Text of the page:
This is a good option for owners who want to keep the loan off their balance sheet or plan to sell in the short term because the financing arrangement remains with the property even after the sale. These deals can be complex to navigate but, unlike OBF, they can cover a range of improvements beyond energy improvements. However, C-PACE is only available in certain jurisdictions.

Energy savings performance contracts

Available since the 1980s, energy savings performance contracts (ESPCs) are a newer financing vehicle for the commercial building industry. Previously, ESPCs were used primarily in the MUSH (municipality, universities, schools, and hospitals) market. For commercial retrofit projects exceeding $1 million, an ESPC allows an owner to outsource installation, project management, maintenance, and savings measurement and verification to a third party—often an energy service company (ESCO).

However, the customer must fund the project via cash on hand or through a lender. Most ESPCs are backed by an on-balance sheet financing mechanism such as a loan, capital lease, or bond issuance. In the past, ESCOs often supplied the financing; however, with the passage of the Dodd-Frank Act in 2010, new rules by the U.S. Securities and Exchange Commission (SEC) limit the ESCO role in that they can’t arrange financing unless they register with the SEC.

The ESCO typically assumes project performance risk and guarantees that the energy savings will be sufficient to cover the customer’s annual debt obligation and any service fees the ESCO charges.

Green bonds

For owners embarking on a substantial, capital-intensive retrofit (upwards of tens of millions of dollars), wanting a publicity bump, and possessing a strong credit rating, green bonds may be for them. A green bond is much like a traditional bond, but it applies only to projects related to energy efficiency, renewable energy, and sustainability.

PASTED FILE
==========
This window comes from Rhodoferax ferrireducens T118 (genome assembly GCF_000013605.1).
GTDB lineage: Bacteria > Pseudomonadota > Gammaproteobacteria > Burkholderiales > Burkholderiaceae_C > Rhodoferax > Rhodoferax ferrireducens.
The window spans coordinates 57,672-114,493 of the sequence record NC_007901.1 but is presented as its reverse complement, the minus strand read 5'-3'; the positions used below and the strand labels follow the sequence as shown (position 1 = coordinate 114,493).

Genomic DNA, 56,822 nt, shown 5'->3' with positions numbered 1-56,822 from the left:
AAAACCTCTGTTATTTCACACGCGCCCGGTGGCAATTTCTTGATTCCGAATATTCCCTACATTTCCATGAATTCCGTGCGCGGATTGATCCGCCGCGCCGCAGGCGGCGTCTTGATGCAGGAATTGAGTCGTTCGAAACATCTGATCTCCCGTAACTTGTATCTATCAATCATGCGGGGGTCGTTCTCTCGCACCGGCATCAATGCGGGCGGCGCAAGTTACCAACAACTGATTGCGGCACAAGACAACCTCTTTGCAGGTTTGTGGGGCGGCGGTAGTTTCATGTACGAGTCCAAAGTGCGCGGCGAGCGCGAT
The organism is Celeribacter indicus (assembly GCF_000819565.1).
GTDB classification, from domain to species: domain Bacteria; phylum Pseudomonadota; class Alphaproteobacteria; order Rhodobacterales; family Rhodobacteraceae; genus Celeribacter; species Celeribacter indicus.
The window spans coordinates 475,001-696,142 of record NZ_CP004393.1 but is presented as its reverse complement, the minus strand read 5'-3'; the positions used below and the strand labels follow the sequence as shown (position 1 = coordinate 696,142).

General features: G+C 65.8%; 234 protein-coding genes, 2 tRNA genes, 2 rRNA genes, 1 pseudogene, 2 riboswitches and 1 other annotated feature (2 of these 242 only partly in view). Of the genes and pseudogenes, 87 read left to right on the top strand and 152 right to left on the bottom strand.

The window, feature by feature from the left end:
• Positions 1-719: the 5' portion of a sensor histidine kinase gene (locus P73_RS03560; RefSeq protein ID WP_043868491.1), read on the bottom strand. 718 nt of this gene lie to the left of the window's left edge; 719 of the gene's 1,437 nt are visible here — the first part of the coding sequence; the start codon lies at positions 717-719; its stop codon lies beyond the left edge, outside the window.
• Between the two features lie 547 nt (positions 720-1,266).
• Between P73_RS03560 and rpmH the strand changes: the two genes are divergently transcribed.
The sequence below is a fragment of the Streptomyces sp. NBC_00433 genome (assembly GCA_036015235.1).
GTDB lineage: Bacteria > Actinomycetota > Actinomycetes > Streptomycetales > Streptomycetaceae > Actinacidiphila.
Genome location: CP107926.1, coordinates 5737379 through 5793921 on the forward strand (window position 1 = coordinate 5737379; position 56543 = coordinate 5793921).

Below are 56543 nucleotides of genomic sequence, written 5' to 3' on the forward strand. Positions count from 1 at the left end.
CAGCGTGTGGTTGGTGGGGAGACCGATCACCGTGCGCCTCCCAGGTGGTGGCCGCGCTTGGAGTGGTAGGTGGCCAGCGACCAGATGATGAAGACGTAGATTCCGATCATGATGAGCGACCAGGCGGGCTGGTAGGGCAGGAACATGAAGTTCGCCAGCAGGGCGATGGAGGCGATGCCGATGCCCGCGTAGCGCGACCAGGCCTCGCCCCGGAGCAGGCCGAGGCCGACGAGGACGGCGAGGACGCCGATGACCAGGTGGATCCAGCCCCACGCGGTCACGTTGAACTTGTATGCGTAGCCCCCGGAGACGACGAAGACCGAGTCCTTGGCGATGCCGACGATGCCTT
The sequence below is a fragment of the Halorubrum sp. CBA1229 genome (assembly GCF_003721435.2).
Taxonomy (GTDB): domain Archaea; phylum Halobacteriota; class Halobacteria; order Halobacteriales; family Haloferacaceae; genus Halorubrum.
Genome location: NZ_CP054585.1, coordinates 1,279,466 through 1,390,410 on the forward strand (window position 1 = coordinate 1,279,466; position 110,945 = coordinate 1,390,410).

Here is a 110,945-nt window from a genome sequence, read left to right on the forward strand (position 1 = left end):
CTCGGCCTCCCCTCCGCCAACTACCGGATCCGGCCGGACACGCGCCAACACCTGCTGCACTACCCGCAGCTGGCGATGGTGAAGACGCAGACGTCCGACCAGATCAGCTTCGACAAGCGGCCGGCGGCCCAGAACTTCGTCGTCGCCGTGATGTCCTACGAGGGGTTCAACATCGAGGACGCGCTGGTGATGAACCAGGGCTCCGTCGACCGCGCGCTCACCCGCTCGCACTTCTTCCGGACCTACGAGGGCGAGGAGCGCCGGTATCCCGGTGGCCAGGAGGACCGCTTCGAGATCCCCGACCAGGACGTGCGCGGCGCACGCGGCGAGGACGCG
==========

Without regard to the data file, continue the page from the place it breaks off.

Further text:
According to the DOE, green bonds are rising in popularity. In 2019, $51.3 billion was issued in the U.S. alone. Fannie Mae is the single largest green bond issuer in the world, accounting for 9% of 2019 issuances. In the U.S. market, most issuers of green bonds are corporate or city governments. Some municipalities can issue green bonds, which tend to raise between $5 million and $20 million. The DOE’s Better Buildings Partners Solution Center and the sustainability office of an owner's local government are good places to begin searching for green bond providers.

Green revolving fund

Perhaps the most accessible financing option is a green revolving fund, a self-replenishing, long-term mechanism for improving energy performance while demonstrating a commitment to sustainability. A green revolving fund can be used for projects small in scope up to multimillion-dollar retrofits. It is an organizational reinvestment mechanism that takes sustainable projects out of the budgeting process.

Getting the ball rolling on a green revolving fund often takes one individual or a small group acting as a champion, says Mark Orlowski, executive director and founder of the Sustainable Endowments Institute, in Cambridge, Mass. That person might be someone in a sustainability role, an energy manager, a facilities director, or anyone with a passion for making their corporate headquarters, health care facility, school, or neighborhood more energy efficient. Orlowski estimates that an individual or small group can launch a green revolving fund model by committing a few hours a week for a few months.